By David M. Greenwald
San Francisco, CA – San Francisco DA Brooke Jenkins announced on Tuesday that her office will not file transfer petitions for juveniles, to try them as adults, in cases involving 16- and 17-year-olds, “unless they are accused of heinous crime(s) that shock the conscience of the community.”
According to her announcement, “Crimes that will be considered for review are listed in the Welfare and Institutions Code section 707(b) and are limited to murder, attempted murder, forcible sexual assault, kidnapping, torture, and aggravated mayhem, in addition, the offense must be heinous in nature.”
Further she announced, “Transfer hearing petitions will only be filed by the District Attorney after careful review by the managing attorney, Chief of Collaborative Justice, and a newly established Juvenile Review Team.”
“History has made it clear that juveniles of color have been disproportionately charged as adults in the American criminal justice system. This is something that we must correct by always presuming that our justice-involved youth should remain in the juvenile justice system where they have access to services like mental health and behavioral health support,” said District Attorney Brooke Jenkins.
She added, “I also recognize that as a DA’s office we must retain prosecutorial discretion to ensure that we protect the public and deliver justice in our most serious and egregious cases that is fair and proportional. Our new Juvenile Review Team will provide a holistic review of cases that will make the system fairer for all parties involved.”
Critics such as the Smart Justice Coalition worried that the policies “leaves room for the DA’s office to charge more kids as adults.”
They tweeted, “A prosecutor who is at all committed to both science and fairness must keep kids out of the adult system, because putting them into adult prisons all but guarantees they will lose the opportunity to get the care that kids need.”
John Hamasaki who is challenging the appointed DA in November, told the Vanguard in a text that he had not read her policy, “I’m generally following Gascón’s policy on juveniles… which allows for exceptional circumstances. Don’t have to use options, but safer to have them.”
In February this year, Gascón modified what had been a blanket ban on trying juveniles as adults.
The policy laid out by Jenkins notes, “Although California law allows for district attorneys to file fitness transfer motions as they see fit, District Attorney Jenkins’ Juvenile Review Team creates a more deliberative process that will yield fairer outcomes for juvenile defendants.”
They call this team “the first of its kind in San Francisco.”
In the past, prior to the passage of Proposition 57 in 2016, district attorneys could directly file transfer motions that disproportionately impacted young people of color and low-income youth, they noted, arguing that this policy limits that discretion.
Under this policy, “If the managing attorney of the Juvenile Unit makes an initial assessment that, despite the presumption of fitness, public safety concerns require a judicial review for the District Attorney to consider filing a petition for transfer, the managing attorney will consult with the Chief of Collaborative Justice who will consider the facts of the case.”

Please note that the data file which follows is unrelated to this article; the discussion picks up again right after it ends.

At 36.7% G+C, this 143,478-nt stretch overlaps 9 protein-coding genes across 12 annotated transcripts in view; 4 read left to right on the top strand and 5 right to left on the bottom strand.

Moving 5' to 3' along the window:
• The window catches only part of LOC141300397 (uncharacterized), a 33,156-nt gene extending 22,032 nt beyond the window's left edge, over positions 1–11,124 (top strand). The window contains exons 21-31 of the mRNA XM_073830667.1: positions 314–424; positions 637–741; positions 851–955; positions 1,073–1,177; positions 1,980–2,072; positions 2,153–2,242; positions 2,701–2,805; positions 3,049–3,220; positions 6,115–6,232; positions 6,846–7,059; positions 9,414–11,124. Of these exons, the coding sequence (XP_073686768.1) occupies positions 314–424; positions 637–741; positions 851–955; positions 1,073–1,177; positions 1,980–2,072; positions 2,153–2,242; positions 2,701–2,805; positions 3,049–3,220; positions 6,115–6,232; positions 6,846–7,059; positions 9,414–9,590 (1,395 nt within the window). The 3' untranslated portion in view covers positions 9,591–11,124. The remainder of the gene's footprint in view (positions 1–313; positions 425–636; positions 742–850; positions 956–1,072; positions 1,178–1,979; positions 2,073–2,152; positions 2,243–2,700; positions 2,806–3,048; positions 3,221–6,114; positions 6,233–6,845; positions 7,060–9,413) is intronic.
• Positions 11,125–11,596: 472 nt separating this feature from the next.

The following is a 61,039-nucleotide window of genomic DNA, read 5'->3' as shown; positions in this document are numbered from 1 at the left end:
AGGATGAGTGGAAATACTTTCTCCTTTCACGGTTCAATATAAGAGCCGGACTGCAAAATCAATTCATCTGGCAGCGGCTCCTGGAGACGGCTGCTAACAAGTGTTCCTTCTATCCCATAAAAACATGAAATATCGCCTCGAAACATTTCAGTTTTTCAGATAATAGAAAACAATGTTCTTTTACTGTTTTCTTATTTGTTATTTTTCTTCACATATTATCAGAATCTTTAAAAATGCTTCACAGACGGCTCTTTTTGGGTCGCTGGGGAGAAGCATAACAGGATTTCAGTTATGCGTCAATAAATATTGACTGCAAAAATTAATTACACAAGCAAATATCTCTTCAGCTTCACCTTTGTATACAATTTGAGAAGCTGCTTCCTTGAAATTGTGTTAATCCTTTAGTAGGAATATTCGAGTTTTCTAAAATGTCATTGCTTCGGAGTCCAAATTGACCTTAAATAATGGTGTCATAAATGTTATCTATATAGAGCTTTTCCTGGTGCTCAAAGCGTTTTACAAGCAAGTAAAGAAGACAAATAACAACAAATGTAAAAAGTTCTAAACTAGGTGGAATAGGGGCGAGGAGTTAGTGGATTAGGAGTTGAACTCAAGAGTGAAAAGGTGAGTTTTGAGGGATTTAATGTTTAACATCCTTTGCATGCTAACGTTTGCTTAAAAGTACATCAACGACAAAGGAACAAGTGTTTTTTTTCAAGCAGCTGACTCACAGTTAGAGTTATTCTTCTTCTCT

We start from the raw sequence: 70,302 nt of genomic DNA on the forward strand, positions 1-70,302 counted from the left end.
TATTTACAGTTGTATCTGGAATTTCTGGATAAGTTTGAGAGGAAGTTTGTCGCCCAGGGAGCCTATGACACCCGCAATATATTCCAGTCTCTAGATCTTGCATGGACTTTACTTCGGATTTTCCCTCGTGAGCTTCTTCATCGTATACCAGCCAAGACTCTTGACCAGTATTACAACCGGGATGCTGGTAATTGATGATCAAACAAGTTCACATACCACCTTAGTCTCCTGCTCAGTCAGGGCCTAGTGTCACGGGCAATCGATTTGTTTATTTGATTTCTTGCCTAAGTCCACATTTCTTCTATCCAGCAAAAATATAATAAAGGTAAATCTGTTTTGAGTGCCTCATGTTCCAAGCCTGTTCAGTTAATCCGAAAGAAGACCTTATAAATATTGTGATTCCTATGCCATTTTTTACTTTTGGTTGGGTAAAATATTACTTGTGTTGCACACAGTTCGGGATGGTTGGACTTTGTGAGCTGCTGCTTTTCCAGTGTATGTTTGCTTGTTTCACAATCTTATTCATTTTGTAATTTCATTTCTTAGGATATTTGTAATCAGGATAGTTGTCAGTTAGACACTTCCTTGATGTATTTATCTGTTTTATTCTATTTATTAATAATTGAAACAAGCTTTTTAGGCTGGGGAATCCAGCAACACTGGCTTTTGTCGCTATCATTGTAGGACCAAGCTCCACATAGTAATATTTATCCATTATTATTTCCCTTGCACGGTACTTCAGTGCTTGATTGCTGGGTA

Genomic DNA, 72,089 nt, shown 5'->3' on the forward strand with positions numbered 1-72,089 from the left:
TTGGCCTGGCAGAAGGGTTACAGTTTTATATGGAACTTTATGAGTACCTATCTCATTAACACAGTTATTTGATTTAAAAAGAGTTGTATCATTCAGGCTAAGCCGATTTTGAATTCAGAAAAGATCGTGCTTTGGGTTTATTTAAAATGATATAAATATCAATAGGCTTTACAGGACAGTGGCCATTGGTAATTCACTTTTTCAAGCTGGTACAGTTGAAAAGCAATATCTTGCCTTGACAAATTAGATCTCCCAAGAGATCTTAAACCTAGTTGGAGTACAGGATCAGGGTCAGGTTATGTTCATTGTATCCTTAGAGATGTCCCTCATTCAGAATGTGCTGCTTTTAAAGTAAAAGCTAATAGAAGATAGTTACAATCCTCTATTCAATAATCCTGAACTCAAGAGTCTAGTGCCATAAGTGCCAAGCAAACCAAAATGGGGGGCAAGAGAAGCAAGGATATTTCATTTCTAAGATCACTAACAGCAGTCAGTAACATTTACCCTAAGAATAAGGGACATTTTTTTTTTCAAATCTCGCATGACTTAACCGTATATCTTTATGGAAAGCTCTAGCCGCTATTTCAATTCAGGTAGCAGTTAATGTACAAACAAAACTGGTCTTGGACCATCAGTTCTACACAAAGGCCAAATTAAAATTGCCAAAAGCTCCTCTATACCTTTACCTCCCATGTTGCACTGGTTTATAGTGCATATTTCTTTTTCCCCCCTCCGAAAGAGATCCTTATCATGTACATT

If the chief concurs, they would convene the Juvenile Review Team.
The managing attorney will consider the following factors in determining if public safety concerns are so great that a judicial review of the case is appropriate:
- the circumstances and gravity of the offense alleged to have been committed by the minor,
- the degree of criminal sophistication exhibited by the minor,
- whether the minor can be rehabilitated prior to the expiration of the juvenile court’s jurisdiction,
- the minor’s previous delinquent history, and the success or failure of previous attempts by the juvenile court to rehabilitate the minor (as defined in section 707).
According to the office, “The purpose of the Juvenile Review Team is to have individual cases thoroughly reviewed, with input from all parties involved, and provide District Attorney Jenkins with an informed recommendation.”
The Juvenile Review Team is composed of the Chief of Collaborative Justice, Chief of Victim Services and the Chief of Criminal Division – Specialized Crimes.
The Juvenile Review Team will “solicit input from the minor’s defense attorney to provide mitigating information or relevant evidence for consideration.”
The office noted, “The victim and/or the victim’s family and/or representative will also be informed of the review and asked to participate. The proceedings will be confidential and comply with all applicable rules regarding juveniles and juvenile proceedings.”
Upon completion of their work, the Juvenile Review Team will forward their opinion as well as any dissenting opinions on the fitness for a transfer hearing to District Attorney Jenkins.
“The Juvenile Review Team will provide all opinions to ensure that District Attorney Jenkins has insight into the proceedings and understands all points of view,” the policy explains.
The District Attorney will make the final decision regarding whether to file the fitness transfer petition to the court, who will rule based on the evidence presented.
“District Attorney Jenkins’ policy and approach is in alignment with the vast majority of progressive prosecutors in California and across the country,” the announcement states.